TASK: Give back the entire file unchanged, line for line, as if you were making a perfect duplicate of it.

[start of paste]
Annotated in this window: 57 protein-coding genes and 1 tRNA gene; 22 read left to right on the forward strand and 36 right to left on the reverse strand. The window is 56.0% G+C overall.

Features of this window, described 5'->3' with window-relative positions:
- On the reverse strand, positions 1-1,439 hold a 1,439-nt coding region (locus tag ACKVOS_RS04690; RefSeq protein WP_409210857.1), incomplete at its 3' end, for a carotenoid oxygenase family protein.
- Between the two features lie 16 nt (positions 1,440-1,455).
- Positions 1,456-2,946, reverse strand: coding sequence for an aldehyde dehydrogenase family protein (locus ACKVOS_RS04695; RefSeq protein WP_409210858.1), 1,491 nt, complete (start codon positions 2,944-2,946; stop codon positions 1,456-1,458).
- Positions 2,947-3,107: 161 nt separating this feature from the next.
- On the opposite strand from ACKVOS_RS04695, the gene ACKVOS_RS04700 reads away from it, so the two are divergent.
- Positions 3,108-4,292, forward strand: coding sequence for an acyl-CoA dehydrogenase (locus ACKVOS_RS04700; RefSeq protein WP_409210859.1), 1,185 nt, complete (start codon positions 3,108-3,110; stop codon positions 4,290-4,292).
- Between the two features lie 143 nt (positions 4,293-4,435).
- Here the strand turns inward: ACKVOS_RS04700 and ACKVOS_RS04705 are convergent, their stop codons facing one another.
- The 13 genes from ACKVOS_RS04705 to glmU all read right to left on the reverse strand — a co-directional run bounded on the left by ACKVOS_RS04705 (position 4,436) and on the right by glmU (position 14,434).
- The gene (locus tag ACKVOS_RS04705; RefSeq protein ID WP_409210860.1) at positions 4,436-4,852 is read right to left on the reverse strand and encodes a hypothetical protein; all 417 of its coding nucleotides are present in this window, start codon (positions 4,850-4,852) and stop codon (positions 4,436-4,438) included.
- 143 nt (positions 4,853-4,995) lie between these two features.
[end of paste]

Annotated in this window: 57 protein-coding genes and 1 tRNA gene; 22 read left to right on the forward strand and 36 right to left on the reverse strand. The window is 56.0% G+C overall.

Features of this window, described 5'->3' with window-relative positions:
- On the reverse strand, positions 1-1,439 hold a 1,439-nt coding region (locus tag ACKVOS_RS04690; RefSeq protein WP_409210857.1), incomplete at its 3' end, for a carotenoid oxygenase family protein.
- Between the two features lie 16 nt (positions 1,440-1,455).
- Positions 1,456-2,946, reverse strand: coding sequence for an aldehyde dehydrogenase family protein (locus ACKVOS_RS04695; RefSeq protein WP_409210858.1), 1,491 nt, complete (start codon positions 2,944-2,946; stop codon positions 1,456-1,458).
- Positions 2,947-3,107: 161 nt separating this feature from the next.
- On the opposite strand from ACKVOS_RS04695, the gene ACKVOS_RS04700 reads away from it, so the two are divergent.
- Positions 3,108-4,292, forward strand: coding sequence for an acyl-CoA dehydrogenase (locus ACKVOS_RS04700; RefSeq protein WP_409210859.1), 1,185 nt, complete (start codon positions 3,108-3,110; stop codon positions 4,290-4,292).
- Between the two features lie 143 nt (positions 4,293-4,435).
- Here the strand turns inward: ACKVOS_RS04700 and ACKVOS_RS04705 are convergent, their stop codons facing one another.
- The 13 genes from ACKVOS_RS04705 to glmU all read right to left on the reverse strand — a co-directional run bounded on the left by ACKVOS_RS04705 (position 4,436) and on the right by glmU (position 14,434).
- The gene (locus tag ACKVOS_RS04705; RefSeq protein ID WP_409210860.1) at positions 4,436-4,852 is read right to left on the reverse strand and encodes a hypothetical protein; all 417 of its coding nucleotides are present in this window, start codon (positions 4,850-4,852) and stop codon (positions 4,436-4,438) included.
- 143 nt (positions 4,853-4,995) lie between these two features.